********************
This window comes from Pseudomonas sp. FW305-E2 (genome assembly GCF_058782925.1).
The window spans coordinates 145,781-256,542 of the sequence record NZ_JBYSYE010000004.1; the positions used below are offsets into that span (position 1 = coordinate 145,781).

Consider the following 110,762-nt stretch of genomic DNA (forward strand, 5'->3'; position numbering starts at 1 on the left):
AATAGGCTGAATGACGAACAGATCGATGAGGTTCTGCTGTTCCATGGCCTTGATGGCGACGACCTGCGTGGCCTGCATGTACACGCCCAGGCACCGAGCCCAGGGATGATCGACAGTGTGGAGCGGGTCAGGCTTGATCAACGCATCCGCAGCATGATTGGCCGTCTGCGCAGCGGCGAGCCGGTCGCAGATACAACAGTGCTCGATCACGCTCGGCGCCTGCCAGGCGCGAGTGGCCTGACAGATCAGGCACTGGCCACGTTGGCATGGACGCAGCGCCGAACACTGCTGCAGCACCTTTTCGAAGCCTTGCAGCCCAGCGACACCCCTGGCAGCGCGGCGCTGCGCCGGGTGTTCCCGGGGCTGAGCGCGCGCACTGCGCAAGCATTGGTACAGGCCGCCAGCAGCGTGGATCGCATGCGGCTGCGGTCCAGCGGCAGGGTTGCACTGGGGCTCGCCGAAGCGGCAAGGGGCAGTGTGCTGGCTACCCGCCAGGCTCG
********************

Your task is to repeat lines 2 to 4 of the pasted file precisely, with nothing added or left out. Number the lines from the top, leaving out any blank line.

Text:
The window spans coordinates 145,781-256,542 of the sequence record NZ_JBYSYE010000004.1; the positions used below are offsets into that span (position 1 = coordinate 145,781).

Consider the following 110,762-nt stretch of genomic DNA (forward strand, 5'->3'; position numbering starts at 1 on the left):
AATAGGCTGAATGACGAACAGATCGATGAGGTTCTGCTGTTCCATGGCCTTGATGGCGACGACCTGCGTGGCCTGCATGTACACGCCCAGGCACCGAGCCCAGGGATGATCGACAGTGTGGAGCGGGTCAGGCTTGATCAACGCATCCGCAGCATGATTGGCCGTCTGCGCAGCGGCGAGCCGGTCGCAGATACAACAGTGCTCGATCACGCTCGGCGCCTGCCAGGCGCGAGTGGCCTGACAGATCAGGCACTGGCCACGTTGGCATGGACGCAGCGCCGAACACTGCTGCAGCACCTTTTCGAAGCCTTGCAGCCCAGCGACACCCCTGGCAGCGCGGCGCTGCGCCGGGTGTTCCCGGGGCTGAGCGCGCGCACTGCGCAAGCATTGGTACAGGCCGCCAGCAGCGTGGATCGCATGCGGCTGCGGTCCAGCGGCAGGGTTGCACTGGGGCTCGCCGAAGCGGCAAGGGGCAGTGTGCTGGCTACCCGCCAGGCTCG